# NavList:

## A Community Devoted to the Preservation and Practice of Celestial Navigation and Other Methods of Traditional Wayfinding

**Re: Mathematics Question**

**From:**Robert Eno

**Date:**2006 Mar 30, 12:09 -0500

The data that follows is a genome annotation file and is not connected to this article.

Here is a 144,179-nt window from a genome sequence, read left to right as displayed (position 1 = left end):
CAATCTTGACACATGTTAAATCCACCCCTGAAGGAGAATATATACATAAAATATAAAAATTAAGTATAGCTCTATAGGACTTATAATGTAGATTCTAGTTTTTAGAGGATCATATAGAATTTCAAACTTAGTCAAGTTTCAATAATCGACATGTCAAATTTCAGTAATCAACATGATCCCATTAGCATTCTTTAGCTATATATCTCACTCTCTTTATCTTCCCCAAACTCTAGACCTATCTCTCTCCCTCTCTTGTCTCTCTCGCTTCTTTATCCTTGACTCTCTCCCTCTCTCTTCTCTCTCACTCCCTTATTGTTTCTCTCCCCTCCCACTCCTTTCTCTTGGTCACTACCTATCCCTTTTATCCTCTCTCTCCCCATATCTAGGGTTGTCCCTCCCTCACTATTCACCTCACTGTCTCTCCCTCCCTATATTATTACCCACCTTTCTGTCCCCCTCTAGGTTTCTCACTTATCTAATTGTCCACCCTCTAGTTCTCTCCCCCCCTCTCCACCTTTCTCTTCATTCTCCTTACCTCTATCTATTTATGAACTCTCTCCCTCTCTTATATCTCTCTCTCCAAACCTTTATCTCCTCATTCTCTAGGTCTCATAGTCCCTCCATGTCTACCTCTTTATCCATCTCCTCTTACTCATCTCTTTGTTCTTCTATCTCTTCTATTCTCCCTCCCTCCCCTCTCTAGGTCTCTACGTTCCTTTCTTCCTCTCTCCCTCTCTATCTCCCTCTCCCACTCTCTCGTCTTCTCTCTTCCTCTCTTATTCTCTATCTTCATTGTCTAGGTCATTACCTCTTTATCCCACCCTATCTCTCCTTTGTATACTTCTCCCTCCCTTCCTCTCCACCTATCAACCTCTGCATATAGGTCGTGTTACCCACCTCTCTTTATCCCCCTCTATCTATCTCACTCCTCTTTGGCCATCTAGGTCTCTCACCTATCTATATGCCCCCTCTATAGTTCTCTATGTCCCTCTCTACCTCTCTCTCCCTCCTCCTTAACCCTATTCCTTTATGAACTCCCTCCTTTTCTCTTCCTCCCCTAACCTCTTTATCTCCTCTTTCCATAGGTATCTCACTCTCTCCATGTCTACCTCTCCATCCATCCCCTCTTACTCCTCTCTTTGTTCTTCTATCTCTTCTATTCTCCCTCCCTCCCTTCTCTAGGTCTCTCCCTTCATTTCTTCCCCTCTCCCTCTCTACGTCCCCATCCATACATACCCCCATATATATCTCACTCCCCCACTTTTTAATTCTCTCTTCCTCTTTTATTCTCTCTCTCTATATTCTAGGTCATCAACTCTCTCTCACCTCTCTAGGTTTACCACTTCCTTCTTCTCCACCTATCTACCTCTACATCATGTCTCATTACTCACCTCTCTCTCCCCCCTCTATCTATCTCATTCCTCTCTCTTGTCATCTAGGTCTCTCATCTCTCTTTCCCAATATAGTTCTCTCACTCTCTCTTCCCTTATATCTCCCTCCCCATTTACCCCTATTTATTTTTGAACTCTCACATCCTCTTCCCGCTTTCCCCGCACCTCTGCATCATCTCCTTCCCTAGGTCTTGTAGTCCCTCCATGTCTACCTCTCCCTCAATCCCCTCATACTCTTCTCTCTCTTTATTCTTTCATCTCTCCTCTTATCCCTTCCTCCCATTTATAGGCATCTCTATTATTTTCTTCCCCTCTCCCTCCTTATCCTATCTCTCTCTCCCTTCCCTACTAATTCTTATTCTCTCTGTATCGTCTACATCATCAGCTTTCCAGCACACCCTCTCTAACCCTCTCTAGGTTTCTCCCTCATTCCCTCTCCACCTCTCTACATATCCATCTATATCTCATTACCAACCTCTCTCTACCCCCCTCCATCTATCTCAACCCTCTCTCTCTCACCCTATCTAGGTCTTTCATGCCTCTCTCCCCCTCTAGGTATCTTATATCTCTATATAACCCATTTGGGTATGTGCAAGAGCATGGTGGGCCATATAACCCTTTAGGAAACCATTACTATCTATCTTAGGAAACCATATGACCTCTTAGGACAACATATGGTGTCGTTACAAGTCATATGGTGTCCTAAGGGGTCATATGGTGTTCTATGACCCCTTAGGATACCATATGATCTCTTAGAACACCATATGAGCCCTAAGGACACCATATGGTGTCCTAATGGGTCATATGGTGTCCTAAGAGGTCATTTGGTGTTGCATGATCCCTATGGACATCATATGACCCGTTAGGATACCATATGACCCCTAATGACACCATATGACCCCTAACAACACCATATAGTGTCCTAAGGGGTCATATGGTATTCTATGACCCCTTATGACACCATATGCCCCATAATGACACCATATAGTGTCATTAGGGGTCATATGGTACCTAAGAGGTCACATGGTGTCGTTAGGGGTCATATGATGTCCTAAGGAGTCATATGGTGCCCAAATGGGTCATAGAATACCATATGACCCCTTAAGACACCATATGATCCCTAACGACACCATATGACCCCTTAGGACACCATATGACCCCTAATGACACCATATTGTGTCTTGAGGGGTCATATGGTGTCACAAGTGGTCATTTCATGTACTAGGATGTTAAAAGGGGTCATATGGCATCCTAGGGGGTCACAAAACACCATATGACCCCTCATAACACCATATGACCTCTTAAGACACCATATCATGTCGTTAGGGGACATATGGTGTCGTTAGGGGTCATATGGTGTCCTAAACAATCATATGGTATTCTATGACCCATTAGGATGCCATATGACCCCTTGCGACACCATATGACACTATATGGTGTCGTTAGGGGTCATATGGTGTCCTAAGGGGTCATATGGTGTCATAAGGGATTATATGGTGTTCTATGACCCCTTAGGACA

I am still laughing out loud at your posting Herbert, but I like the idea of being immortalized in the world of mathematics; especially a branch related to navigation. Try this one: Enoid: a mathematical term used to describe the area on the surface of a sphere encompassed by a small circle. I think this works. Enoid it is! Now if we can get the mathmaticians to agree to its use. But this brings me to another question: how would one calculate the surface area of an Enoid? Robert ----- Original Message ----- From: Herbert PrinzDate: Thursday, March 30, 2006 11:49 am Subject: Re: Mathematics Question > Robert Eno wrote: > > >I was refering to the curved surface of the sphere. For a circle, > it is called an "arc" but I have yet to find a proper name for a > portion of the surface of a sphere. I have heard different terms > such as "lune", "lens" "cap" etc. but I am certain that there has > to be a proper mathematical term for this. Or is there? > > > > > All these terms refer to solid bodies. Lune usually refers to a > 2-dimensional shape that results from intersecting two circles. I > guess,by analogy, one could speak of a 3-dimensional (i.e. solid) > lune. > The beauty of math is that you can use words that aren't in the Oxford > English Dictionary. If you need a word badly, coin it. If it turns out > to be important you will get famous for it. Even better: Don't > coin a > word. Use a long winded descriptive term each time you need it. > Somebodywill get frustrated after a while and call it "Enoid". > > Herbert >